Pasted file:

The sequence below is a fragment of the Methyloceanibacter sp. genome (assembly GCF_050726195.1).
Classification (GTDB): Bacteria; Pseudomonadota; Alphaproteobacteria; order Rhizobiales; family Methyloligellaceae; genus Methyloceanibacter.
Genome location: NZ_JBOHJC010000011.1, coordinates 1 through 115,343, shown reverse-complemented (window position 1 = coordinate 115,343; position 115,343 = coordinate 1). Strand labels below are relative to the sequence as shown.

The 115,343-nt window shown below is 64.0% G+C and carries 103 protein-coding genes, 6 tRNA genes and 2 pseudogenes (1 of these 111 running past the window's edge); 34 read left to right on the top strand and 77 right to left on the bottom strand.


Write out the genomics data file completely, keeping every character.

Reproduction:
The sequence below is a fragment of the Methyloceanibacter sp. genome (assembly GCF_050726195.1).
Classification (GTDB): Bacteria; Pseudomonadota; Alphaproteobacteria; order Rhizobiales; family Methyloligellaceae; genus Methyloceanibacter.
Genome location: NZ_JBOHJC010000011.1, coordinates 1 through 115,343, shown reverse-complemented (window position 1 = coordinate 115,343; position 115,343 = coordinate 1). Strand labels below are relative to the sequence as shown.

The 115,343-nt window shown below is 64.0% G+C and carries 103 protein-coding genes, 6 tRNA genes and 2 pseudogenes (1 of these 111 running past the window's edge); 34 read left to right on the top strand and 77 right to left on the bottom strand.